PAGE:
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CAUT Bulletin Archives

November 2009

Report Reveals Injustices to Mideast Academic Staff

By Penni Stewart
Education International and CAUT are about to release a report on the status of academic staff in Israel, the West Bank and Gaza. EI is a global union federation and an advocate for the rights of academic staff in more than 172 countries and territories.

EI routinely conducts reviews on the implementation of the 1997 UNESCO Recommendation Concerning the Status of Higher Education Teaching Personnel — a document CAUT played a central role in crafting. The recommendation lays out principles of fairness in the terms and conditions of academic work, academic freedom, professional responsibility and self governance for academic staff.

The results of these reviews are published and distributed internationally. The most recent review, on Israel and Palestine, was undertaken by CAUT associate executive director David Robinson, who visited the area earlier this year.

Robinson met with academic staff, union officials, students, administrators and human rights organizations in Israel and the West Bank. Due to travel restrictions, he had to rely on telephone interviews with colleagues in Gaza. The report and recommendations flowing from it will be presented to CAUT Coun­cil this month.

The context for Robinson’s report lies in the obligation of member states to meet standards set out in the 1997 UNESCO recommendation, which recognizes the teaching profession’s right to academic freedom and institutional autonomy and accountability as essential to achieve fairness and academic freedom.

Robinson’s report reveals that governance has become a concern for Israeli academics. A 2001 report recommended reforms that many felt would severely constrict collegial governance and university autonomy, and threaten academic freedom. There are also concerns about worsening working conditions. Faculty unions have argued that lower salaries, compared to academics in North America, have prompted many academic staff to find work abroad, leaving a significant shortfall of academic staff in Israel. Increasing casualization is also eroding working conditions for academic staff and threatens academic freedom.

The larger challenge to academic freedom however, derives from debate within Israel over the occupation of the West Bank and Gaza. While many Israeli academic staff speak out freely on this political issue, there have been a number of cases of institutional and external reprisals against those who express controversial opinions. Political activities and demonstrations have been severely restricted at some universities and colleges and some protesters have been arrested.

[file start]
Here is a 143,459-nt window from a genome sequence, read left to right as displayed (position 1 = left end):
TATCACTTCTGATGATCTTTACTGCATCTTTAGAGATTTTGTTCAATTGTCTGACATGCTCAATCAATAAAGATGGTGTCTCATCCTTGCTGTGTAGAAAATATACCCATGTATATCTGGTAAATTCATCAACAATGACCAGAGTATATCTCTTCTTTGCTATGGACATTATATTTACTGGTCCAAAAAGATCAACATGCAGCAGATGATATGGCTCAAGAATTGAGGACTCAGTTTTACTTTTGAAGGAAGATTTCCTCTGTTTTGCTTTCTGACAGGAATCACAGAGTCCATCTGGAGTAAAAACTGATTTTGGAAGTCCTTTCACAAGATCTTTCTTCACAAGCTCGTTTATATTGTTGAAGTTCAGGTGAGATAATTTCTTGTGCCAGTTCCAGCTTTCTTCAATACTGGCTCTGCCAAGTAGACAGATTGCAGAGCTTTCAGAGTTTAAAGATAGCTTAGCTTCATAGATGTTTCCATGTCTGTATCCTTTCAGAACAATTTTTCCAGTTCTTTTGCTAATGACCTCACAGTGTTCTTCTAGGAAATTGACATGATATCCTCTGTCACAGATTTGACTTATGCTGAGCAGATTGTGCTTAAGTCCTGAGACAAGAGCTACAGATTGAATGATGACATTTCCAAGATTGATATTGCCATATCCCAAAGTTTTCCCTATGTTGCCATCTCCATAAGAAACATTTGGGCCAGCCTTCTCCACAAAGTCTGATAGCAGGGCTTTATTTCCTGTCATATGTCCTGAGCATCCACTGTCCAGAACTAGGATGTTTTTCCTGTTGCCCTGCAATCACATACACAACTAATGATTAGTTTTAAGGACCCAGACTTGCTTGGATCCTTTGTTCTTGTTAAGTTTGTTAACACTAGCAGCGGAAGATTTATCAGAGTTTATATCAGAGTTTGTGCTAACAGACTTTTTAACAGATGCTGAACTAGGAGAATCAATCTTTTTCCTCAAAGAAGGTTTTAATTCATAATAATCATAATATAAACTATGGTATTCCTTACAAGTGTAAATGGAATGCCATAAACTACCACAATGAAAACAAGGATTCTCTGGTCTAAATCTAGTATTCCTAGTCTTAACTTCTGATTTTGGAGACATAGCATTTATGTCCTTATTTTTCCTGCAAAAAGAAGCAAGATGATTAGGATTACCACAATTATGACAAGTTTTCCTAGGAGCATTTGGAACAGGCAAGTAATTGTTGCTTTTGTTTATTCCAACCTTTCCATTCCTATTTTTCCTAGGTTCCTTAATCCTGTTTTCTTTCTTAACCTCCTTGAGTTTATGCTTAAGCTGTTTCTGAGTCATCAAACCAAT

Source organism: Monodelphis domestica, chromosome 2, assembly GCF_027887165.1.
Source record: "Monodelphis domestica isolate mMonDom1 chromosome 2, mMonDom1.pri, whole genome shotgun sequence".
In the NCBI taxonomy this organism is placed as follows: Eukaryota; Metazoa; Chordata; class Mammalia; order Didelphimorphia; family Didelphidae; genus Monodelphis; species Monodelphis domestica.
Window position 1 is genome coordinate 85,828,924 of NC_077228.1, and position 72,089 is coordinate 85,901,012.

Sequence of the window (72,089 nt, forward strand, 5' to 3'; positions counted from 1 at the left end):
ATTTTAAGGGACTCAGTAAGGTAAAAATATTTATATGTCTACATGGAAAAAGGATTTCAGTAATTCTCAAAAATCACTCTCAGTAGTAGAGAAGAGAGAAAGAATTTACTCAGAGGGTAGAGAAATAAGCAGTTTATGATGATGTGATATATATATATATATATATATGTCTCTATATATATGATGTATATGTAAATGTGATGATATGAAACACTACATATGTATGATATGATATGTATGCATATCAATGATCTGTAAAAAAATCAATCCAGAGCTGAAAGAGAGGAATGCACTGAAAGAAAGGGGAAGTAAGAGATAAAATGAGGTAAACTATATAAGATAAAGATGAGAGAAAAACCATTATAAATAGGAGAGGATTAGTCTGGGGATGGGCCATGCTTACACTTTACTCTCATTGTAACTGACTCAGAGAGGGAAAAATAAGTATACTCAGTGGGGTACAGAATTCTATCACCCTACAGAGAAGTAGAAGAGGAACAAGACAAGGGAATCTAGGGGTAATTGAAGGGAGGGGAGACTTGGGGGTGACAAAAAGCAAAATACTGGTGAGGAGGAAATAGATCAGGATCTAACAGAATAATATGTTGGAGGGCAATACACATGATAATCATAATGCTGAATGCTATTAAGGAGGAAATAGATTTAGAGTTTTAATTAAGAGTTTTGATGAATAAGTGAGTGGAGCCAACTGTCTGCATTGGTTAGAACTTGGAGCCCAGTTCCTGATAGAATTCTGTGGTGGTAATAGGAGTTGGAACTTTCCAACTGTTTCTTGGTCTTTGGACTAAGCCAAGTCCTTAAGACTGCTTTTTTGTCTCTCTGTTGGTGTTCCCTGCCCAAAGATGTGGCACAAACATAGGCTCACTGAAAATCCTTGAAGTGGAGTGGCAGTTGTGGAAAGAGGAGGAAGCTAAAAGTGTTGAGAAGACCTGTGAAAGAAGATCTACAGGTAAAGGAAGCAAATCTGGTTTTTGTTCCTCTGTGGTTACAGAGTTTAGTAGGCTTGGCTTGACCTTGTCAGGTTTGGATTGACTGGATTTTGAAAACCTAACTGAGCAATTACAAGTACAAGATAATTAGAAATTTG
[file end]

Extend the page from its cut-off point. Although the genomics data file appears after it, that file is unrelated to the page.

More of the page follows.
In the West Bank and Gaza, higher education is provided by publicly funded, nonprofit and autonomous institutions, government-sponsored institutions and private universities. The financial situation of universities and colleges is in crisis, however, and as a result private financing has increased dramatically. Tuition fees are rising beyond the means of the majority of students. The global fiscal crunch has led to a decline in donations, further exa­cerbating a tenuous situation.

Working conditions for academic staff are generally poor and wages depressed. Teaching conditions are difficult, with heavy teaching loads and staffing shortages. Research and teaching are severely hampered by Israeli-imposed restrictions on a variety of imports, among them scientific and research materials, computers, laboratory equipment, and even chalk and textbooks. Not surprisingly there is a “brain drain”of academic staff to Jordan and other Arab states.

Overriding the effect of these working conditions, which are common in poor countries, Robinson’s report notes the devastating impact of the Israeli blockade of Gaza and the travel restrictions imposed on West Bank residents that have made normal academic routines nearly impossible.

Delays and closings of checkpoints routinely prevent students and faculty from reaching their campuses to study and teach. Travel restrictions force early closings and the security barrier effectively prevents inter-campus travel for many students and academic staff. Entry into Israel for research or study is very difficult for Palestinian academics in the West Bank and there are many impediments to their attending conferences and developing collaborative research outside of the region. Students in Gaza have generally been denied the right to study outside, even in the West Bank.

Among its findings, Robinson’s report describes arbitrary arrests and detention of academic staff and students by the Israeli military forces. In addition, it notes the ongoing political conflict between Hamas and Fatah has also resulted in detentions and harassment of students and staff.

The report concludes that there are grave violations of UNESCO principles in the West Bank and Gaza. I urge you to read his report when it is released and I hope you will support CAUT’s action with our international colleagues in addressing these issues.